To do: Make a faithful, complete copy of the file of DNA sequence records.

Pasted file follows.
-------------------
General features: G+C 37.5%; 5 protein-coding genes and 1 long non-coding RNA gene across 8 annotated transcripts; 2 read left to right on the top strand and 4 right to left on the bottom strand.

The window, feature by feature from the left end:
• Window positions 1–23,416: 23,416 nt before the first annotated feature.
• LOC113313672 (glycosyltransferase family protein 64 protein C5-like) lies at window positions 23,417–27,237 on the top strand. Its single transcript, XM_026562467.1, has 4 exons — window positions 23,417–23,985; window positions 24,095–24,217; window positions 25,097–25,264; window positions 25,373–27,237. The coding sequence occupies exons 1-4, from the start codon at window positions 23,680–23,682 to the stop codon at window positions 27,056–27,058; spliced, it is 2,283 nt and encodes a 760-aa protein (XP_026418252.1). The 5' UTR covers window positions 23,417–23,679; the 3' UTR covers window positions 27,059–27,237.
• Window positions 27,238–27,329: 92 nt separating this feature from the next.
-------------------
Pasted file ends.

General features: G+C 37.5%; 5 protein-coding genes and 1 long non-coding RNA gene across 8 annotated transcripts; 2 read left to right on the top strand and 4 right to left on the bottom strand.

The window, feature by feature from the left end:
• Window positions 1–23,416: 23,416 nt before the first annotated feature.
• LOC113313672 (glycosyltransferase family protein 64 protein C5-like) lies at window positions 23,417–27,237 on the top strand. Its single transcript, XM_026562467.1, has 4 exons — window positions 23,417–23,985; window positions 24,095–24,217; window positions 25,097–25,264; window positions 25,373–27,237. The coding sequence occupies exons 1-4, from the start codon at window positions 23,680–23,682 to the stop codon at window positions 27,056–27,058; spliced, it is 2,283 nt and encodes a 760-aa protein (XP_026418252.1). The 5' UTR covers window positions 23,417–23,679; the 3' UTR covers window positions 27,059–27,237.
• Window positions 27,238–27,329: 92 nt separating this feature from the next.